Handbells

Four Pieces for Easter: A New Handbell Collection

Four Pieces for Easter: A New Handbell Collection

Easter is a joyful day in the church year. It’s the day we celebrate Jesus’ resurrection and victory, the gift of new life, and the hope of everlasting life to come.

All of this makes Easter the perfect time to pull out all the stops (no pun intended). From handbell acclamations to soaring soprano descants, brass ensembles to triumphant fanfares, there are lots of things you can do to help bring Easter to life in your worship services.

The good news is, Easter is more than just one day - it’s a 50-day season.

It’s kind of like celebrating your birthday all month long.

That’s why I’m excited to share with you Four Pieces for Easter - a digital collection of four pieces for 2-3 octave handbells (12-21 bells) designed to add a creative element into your worship services, both on Easter Sunday and in the season that follows.

Four Pieces for Lent: A New Handbell Collection

Four Pieces for Lent: A New Handbell Collection

Lent is a season of reflection, sacrifice, and cleansing. “Create in me a clean heart, O God, and renew a right spirit within me.” (Psalm 51:10)

To honor this sacred season of the church year, I created Four Pieces for Lent - a digital collection of four pieces for 2-3 octave handbells (12-19 bells). These pieces are designed to add a creative element into your services.

The collection includes a solo arrangement of “When I Survey the Wondrous Cross,” a processional for 12 bells (seven players), a hymn descant for “Fairest Lord Jesus,” and a solo setting of “What Wondrous Love Is This” for 12 bells and solo instrument.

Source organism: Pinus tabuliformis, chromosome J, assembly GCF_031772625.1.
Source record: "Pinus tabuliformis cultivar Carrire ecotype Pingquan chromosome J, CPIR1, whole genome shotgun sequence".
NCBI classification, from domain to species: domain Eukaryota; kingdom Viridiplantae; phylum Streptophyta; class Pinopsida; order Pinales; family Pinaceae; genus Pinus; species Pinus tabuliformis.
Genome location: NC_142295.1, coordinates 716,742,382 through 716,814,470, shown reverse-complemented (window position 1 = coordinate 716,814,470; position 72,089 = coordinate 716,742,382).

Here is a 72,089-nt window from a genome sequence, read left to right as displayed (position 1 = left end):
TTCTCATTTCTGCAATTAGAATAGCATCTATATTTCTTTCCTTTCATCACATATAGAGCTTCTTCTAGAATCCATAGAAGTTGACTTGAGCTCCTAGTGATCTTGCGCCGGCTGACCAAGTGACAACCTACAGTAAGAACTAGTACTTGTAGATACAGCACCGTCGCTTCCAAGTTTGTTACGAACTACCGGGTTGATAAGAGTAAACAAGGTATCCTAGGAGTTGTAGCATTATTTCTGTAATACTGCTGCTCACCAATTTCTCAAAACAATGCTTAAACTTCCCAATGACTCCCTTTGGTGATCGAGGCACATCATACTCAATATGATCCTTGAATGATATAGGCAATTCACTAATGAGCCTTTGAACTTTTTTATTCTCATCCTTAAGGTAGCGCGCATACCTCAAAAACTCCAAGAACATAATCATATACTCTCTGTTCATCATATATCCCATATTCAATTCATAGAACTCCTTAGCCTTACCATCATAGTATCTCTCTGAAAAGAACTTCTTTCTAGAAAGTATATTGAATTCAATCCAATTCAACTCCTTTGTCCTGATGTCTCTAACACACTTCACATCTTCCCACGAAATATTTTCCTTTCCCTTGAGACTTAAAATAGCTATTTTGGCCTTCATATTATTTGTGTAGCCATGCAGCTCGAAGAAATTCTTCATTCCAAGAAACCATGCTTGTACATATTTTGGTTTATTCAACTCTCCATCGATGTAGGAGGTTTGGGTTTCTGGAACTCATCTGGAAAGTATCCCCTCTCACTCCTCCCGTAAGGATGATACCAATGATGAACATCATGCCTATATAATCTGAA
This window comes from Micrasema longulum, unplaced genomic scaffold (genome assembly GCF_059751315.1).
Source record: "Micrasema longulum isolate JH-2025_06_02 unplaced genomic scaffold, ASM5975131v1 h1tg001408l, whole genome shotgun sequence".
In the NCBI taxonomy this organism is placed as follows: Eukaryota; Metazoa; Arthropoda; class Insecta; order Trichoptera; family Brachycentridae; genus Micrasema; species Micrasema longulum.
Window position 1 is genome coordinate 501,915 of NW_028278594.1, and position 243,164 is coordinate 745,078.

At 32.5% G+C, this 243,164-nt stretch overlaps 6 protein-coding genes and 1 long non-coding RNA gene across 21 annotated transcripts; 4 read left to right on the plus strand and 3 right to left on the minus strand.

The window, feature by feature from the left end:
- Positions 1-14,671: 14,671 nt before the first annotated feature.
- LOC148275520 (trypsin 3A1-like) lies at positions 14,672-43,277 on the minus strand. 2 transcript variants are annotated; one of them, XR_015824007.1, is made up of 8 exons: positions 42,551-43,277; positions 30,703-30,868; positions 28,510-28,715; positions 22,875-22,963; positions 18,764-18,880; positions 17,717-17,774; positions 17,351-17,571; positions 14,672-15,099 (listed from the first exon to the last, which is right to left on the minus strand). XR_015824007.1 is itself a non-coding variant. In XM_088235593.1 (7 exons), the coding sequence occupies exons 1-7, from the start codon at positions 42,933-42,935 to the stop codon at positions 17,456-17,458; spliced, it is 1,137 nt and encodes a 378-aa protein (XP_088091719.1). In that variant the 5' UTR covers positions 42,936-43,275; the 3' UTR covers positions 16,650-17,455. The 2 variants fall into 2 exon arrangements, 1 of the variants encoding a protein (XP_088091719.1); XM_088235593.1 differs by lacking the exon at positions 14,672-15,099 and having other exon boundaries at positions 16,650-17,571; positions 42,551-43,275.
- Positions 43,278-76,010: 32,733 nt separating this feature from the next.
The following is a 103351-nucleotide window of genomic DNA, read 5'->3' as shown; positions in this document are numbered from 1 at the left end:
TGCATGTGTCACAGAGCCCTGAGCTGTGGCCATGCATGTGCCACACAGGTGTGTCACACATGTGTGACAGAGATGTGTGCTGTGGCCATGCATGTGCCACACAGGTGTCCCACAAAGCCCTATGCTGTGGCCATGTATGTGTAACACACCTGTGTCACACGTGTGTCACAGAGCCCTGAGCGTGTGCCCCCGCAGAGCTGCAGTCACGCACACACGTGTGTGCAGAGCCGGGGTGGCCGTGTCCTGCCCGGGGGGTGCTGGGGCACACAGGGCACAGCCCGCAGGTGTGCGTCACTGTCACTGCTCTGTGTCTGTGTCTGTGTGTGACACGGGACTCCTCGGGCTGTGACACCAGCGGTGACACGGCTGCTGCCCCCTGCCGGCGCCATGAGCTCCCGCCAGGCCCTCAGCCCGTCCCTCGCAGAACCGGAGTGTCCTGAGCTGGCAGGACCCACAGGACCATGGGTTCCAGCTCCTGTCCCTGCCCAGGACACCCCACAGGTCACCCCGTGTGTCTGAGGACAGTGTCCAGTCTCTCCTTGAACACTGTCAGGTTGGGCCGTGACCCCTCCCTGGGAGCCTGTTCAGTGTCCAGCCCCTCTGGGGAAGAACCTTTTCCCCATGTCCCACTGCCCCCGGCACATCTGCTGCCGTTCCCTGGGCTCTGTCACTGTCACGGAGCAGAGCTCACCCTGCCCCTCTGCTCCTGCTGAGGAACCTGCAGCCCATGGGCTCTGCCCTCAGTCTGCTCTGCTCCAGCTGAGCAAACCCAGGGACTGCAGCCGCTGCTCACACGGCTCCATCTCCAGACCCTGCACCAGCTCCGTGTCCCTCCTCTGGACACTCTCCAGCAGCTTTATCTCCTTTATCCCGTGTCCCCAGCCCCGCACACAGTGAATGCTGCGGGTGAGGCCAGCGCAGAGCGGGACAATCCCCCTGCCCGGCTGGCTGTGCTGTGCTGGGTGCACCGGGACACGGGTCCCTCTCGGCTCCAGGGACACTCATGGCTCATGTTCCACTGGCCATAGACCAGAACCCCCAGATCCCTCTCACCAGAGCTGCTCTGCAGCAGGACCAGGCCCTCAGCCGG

Four Pieces for Epiphany: A New Handbell Collection

Four Pieces for Epiphany: A New Handbell Collection

Epiphany, the season after Christmas, is a season of light and joy: the manifestation of Christ as the Messiah.

To celebrate, I created Four Pieces for Epiphany - a digital collection of four pieces for 2-3 octave handbells (12-16 bells). These pieces are designed to add a creative element into your services.

The collection includes two versions of a solo arrangement of “We Three Kings,” a processional for 12 bells (six players), a hymn descant for “Christ Is The World’s Light,” and an original prayer and accompanying underscore.

Four Pieces for Christmas: A New Handbell Collection

Four Pieces for Christmas: A New Handbell Collection

Introducing my newest handbell collection - Christmas!

Four Pieces for Christmas is a digital collection of four pieces for the Christmas season. These pieces are designed to add a creative element into your services - thoughtful ways to incorporate handbells in new and unique ways.

The music in this collection is written for 2-3 octave handbells (12-17 bells), so they’re easy to learn and accessible for smaller (and younger) groups.

What's Not in the Job Description: The Many Roles of a Handbell Choir Director

What's Not in the Job Description: The Many Roles of a Handbell Choir Director

“Congratulations! We’re excited to have you as our new handbell choir director.

There’s not much to it, really. Just show up on Wednesday nights for rehearsal, pick out a few things to play in worship this year, and arrive a little early those mornings to run through your piece.

The bells are kept in this locked cabinet. You’ll need to retrieve the hidden key to the office to get the key to the cabinet…

Oh, and we’ll need you to recruit a few new members - we had a few people move out of state last year.

Oh, and some of the bells may need repairing - ringers complained last year about a few odd noises…”

Four Pieces for Advent: A New Handbell Collection

Four Pieces for Advent: A New Handbell Collection

Surprise! I released my first collection of handbell music this week!

Four Pieces for Advent is a digital collection of four simple pieces for your Advent worship services. These pieces are designed to add a creative element into your services - thoughtful ways to incorporate handbells in new and unique ways.